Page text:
Old Aleppo, frontline ghost town of ruined treasures
By Yara Bayoumy
ALEPPO, Syria (Reuters) - A 13th century mosque is shuttered, its tottering minaret struck at the base by a shell. Snipers fire from nests atop the immense stone walls of the citadel, where ancient Greek, Roman, Byzantine, Arab and Turkish warriors once perched.
Until a few months ago, Old Aleppo was both a living museum and a breathing city, where souk shoppers haggled over spices, books and olive-oil soap beneath wrought-iron filigree balconies and wooden lattice screens.
Aleppo is Syria's largest city and economic hub. Its old district, with towering fortifications built by the medieval dynasty of Saladin after his 12th century victory over the crusaders, is also a UNESCO heritage site, its architecture declared a marvel of human achievement by the United Nations cultural body.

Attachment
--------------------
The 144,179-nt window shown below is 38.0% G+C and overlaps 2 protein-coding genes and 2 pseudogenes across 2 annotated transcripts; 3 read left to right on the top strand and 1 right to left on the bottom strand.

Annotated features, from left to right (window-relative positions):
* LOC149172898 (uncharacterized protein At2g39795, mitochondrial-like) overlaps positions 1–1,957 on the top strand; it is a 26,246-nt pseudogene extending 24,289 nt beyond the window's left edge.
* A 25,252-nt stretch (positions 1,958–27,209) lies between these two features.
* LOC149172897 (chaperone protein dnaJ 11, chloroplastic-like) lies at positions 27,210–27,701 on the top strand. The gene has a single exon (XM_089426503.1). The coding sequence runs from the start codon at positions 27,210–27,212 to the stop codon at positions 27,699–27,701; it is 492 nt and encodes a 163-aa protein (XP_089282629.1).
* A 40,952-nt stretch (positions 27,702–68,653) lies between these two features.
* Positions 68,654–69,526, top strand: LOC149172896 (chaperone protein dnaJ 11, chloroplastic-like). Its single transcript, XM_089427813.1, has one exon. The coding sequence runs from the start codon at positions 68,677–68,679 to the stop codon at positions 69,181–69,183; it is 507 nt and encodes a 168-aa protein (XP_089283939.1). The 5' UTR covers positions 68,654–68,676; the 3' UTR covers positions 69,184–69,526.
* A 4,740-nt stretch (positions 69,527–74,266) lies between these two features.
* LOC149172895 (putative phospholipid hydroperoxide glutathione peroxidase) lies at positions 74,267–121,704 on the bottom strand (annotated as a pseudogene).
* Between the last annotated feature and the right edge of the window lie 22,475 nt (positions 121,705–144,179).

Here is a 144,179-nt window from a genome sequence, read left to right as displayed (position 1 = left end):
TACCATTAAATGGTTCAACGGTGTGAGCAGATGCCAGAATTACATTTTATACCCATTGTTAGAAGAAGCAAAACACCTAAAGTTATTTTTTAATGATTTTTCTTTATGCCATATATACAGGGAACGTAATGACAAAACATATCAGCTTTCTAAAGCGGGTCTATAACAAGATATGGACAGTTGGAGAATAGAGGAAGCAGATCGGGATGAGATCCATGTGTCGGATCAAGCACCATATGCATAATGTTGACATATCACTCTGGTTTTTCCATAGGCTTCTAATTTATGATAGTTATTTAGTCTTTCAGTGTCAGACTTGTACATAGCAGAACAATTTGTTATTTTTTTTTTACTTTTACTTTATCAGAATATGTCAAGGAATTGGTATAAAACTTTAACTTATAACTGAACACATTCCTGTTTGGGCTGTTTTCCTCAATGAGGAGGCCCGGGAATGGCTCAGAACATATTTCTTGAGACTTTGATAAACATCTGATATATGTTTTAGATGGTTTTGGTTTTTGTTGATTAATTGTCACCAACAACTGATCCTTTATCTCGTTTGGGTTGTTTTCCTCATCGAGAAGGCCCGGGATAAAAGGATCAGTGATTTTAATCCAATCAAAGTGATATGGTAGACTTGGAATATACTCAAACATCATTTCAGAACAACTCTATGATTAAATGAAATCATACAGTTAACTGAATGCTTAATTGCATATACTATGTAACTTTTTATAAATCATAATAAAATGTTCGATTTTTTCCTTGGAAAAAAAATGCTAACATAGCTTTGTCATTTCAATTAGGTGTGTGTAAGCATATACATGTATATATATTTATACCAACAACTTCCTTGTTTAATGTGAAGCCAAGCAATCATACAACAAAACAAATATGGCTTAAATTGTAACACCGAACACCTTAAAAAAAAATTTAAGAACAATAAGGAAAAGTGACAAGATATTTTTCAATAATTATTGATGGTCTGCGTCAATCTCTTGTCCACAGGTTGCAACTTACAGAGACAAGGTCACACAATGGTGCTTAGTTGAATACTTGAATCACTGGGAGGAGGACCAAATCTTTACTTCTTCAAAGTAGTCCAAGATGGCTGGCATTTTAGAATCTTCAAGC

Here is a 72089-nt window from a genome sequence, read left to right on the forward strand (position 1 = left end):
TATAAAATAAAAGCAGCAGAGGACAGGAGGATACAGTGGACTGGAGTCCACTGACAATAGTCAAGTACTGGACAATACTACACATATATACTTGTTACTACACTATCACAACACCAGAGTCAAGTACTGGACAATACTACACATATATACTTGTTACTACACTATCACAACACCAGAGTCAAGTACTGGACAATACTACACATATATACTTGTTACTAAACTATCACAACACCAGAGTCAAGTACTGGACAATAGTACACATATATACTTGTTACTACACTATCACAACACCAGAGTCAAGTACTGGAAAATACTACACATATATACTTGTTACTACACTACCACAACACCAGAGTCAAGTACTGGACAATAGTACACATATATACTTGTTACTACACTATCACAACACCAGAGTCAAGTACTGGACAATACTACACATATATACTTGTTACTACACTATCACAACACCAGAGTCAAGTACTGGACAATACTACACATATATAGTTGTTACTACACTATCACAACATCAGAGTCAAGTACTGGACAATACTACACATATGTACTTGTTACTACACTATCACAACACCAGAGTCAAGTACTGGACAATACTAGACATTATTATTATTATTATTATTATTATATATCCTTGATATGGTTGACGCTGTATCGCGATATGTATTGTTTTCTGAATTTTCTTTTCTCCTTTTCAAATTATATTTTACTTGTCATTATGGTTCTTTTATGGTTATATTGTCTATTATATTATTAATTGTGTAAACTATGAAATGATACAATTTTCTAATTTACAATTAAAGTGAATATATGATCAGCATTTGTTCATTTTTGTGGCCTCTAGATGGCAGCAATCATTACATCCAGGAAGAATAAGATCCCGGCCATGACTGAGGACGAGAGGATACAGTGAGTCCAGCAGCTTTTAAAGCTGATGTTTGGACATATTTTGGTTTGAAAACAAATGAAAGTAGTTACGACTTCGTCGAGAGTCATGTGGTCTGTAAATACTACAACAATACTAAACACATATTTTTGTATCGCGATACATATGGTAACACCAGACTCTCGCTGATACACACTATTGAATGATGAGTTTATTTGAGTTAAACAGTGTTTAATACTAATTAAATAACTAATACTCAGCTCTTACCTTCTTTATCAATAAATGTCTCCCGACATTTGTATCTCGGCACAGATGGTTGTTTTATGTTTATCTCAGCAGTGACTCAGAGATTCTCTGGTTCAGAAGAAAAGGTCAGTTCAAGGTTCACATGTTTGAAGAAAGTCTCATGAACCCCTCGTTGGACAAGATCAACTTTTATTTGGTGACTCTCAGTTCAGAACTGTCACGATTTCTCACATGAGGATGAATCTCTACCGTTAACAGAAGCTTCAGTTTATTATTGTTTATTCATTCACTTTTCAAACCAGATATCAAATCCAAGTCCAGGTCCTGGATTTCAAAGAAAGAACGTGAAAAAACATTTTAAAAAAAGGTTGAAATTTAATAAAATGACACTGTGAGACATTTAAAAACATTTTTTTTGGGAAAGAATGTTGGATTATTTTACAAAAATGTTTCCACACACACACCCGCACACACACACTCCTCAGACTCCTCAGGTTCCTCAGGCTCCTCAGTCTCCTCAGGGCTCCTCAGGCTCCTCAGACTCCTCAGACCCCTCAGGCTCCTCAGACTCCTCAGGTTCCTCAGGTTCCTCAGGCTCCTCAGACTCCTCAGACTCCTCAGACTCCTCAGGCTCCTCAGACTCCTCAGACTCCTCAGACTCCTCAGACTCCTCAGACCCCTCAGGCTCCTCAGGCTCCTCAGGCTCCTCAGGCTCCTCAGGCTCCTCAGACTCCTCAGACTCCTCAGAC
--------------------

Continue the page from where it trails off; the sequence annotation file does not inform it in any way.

Today it is a war zone and a ruin. Corrugated iron sheets pocked with bullet holes cover alleyways housing shuttered, burnt or demolished market stalls. Rebel fighters zigzag around in cars blasting revolutionary music.
"Old Aleppo was the foundation of this world," said Haj Amer, who owns a printing press in the old bazaar. "What really upset us are the mosques that were destroyed."
"This area is my roots, my life since 1975," he added. "I'll always stay."
Syria's civil war has killed an estimated 44,000 people and driven half a million from their homes. It reached Aleppo with full wrath six months ago, and though rebels now control much of the city, parts of it remain a battleground.
U.N. officials who declared Old Aleppo a heritage site have catalogued some of the wonders to be found here. Continued...